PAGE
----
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One of the best TV dramas the BBC has produced in years!
TheLittleSongbird23 June 2009
I am 17, and I have seen TV dramas that often falls into mawkish sentimentality and confusion. Occupation however is one of those rarities, the whole drama was just superb in every aspect, I couldn't fault it at all. I personally think it is one of the best dramas ever on the BBC in recent years. The acting was just brilliant, the three leads James Nesbitt, Warren Brown and Stephen Graham giving towering and sometimes emotional performances as three men with different reasons for returning to Basra, all of which are explained clearly. They are all aided by a wonderful script by Peter Bowker, haunting music, subtle direction from Nick Murphy and superb camera-work, making the look of the drama more realistic than it was. The scene in the hospital in particular is worth mentioning, as it was so powerful and perhaps even moving. The drama concludes with a harrowing and heart-rending climax, making it an unmissable and enormously satisfying drama from the BBC. 10/10 Bethany Cox.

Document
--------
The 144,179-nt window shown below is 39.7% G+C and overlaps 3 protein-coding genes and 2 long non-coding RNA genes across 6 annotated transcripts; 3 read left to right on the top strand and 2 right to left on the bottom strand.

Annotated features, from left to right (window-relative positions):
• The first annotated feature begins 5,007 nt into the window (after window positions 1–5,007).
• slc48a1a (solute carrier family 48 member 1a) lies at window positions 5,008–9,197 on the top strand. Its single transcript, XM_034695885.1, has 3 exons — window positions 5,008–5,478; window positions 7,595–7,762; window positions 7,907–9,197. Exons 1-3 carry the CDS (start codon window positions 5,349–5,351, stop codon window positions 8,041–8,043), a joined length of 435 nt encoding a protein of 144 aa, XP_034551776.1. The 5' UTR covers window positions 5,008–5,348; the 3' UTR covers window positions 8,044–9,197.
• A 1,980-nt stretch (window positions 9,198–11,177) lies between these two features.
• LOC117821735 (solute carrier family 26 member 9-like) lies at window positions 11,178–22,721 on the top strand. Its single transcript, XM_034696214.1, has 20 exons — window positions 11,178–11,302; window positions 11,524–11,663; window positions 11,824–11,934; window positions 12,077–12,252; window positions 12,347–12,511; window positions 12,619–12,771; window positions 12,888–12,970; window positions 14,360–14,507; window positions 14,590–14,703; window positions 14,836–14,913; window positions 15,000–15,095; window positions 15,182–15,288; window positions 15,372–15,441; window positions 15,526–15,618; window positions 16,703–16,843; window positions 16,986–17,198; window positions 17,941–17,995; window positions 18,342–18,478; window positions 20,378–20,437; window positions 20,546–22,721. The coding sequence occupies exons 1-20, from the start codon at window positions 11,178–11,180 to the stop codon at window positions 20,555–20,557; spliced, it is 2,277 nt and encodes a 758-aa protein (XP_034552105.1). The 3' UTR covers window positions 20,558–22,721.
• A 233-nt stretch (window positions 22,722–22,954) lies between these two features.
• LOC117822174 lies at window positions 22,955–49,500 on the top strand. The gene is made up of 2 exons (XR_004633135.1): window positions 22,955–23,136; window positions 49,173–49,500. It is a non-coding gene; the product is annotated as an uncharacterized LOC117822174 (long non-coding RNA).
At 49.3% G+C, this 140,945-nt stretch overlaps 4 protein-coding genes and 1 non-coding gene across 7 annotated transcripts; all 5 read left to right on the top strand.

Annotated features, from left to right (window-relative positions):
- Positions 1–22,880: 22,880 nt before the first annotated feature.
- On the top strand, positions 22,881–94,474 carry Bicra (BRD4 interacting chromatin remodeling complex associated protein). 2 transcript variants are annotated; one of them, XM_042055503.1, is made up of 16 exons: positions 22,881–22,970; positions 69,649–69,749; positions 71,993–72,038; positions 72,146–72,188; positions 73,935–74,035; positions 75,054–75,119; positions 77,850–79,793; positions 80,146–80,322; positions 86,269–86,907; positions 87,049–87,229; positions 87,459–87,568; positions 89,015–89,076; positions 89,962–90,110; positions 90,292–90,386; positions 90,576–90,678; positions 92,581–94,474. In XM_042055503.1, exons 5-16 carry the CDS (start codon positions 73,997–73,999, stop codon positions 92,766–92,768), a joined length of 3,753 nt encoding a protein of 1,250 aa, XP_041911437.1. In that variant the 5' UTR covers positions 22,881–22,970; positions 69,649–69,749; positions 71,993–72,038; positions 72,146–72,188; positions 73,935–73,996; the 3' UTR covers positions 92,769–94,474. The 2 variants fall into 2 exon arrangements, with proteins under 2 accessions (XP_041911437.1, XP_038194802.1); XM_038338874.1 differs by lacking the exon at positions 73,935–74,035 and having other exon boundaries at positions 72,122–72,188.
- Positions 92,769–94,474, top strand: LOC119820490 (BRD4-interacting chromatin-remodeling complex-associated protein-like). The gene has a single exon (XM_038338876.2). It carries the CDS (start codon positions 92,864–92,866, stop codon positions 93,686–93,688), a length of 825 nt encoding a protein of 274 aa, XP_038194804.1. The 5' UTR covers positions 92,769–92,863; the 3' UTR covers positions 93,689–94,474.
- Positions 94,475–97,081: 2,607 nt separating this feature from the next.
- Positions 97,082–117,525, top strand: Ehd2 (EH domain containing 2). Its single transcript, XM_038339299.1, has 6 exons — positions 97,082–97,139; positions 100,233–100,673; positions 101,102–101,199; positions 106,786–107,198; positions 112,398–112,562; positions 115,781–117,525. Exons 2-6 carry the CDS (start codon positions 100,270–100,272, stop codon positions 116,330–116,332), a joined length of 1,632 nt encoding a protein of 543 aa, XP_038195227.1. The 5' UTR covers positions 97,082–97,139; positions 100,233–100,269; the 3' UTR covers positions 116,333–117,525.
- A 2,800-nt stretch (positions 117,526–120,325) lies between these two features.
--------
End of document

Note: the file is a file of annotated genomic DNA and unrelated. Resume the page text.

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Take three soldiers...
jc-osms10 July 2009
Warning: Spoilers
Much heralded and overdue first drama from the BBC covering soldiering in the Iraq conflict, which for me however ultimately sank under the weight of its over-earnest convictions, unlikely coincidences,and too many concessions to prime-time TV drama.

All the various things I suppose we've heard about and would expect to figure in a dramatisation such as this are topically present and correct, from Iraqi attitudes towards women, the emotional stresses that soldiers have to endure, both on tour and trying to re-acclimatise back home with their families, the rise of mercenary/security firms usually from the ranks of disaffected soldiers and the hostage-taking practices carried out by the young hard-line Iraqi insurgents. There was even an unpleasant reminder (ditto the near-execution scene) of the harrowing real-life mob-slaying of two trapped soldiers from recent memory.